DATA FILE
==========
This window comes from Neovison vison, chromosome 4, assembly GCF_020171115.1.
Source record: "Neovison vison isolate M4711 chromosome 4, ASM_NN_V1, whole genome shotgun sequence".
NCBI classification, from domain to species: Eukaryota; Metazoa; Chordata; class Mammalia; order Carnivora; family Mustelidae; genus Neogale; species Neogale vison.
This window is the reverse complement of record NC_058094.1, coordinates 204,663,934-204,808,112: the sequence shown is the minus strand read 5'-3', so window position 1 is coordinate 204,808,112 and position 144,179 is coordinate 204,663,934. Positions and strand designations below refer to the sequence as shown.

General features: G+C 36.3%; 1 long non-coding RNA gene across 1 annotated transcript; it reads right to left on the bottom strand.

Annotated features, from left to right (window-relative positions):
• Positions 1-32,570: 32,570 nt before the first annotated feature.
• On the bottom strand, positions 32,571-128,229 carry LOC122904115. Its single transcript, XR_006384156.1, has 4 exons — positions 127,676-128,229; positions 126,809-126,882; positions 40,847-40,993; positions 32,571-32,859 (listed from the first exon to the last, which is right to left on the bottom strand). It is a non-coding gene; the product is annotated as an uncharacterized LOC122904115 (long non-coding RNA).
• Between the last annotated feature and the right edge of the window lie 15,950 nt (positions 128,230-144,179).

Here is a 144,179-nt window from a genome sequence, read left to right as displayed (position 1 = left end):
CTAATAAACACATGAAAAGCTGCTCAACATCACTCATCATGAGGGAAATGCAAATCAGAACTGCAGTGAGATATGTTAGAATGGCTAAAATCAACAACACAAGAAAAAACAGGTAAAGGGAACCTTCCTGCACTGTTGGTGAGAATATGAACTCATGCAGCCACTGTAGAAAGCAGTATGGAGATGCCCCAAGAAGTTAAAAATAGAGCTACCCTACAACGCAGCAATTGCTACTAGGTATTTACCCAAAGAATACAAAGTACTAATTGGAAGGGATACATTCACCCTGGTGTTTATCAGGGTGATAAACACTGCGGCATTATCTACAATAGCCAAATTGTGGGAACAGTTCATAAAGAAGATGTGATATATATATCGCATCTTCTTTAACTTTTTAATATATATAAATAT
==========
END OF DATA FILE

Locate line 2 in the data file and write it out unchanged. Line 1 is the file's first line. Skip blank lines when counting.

Source record: "Neovison vison isolate M4711 chromosome 4, ASM_NN_V1, whole genome shotgun sequence".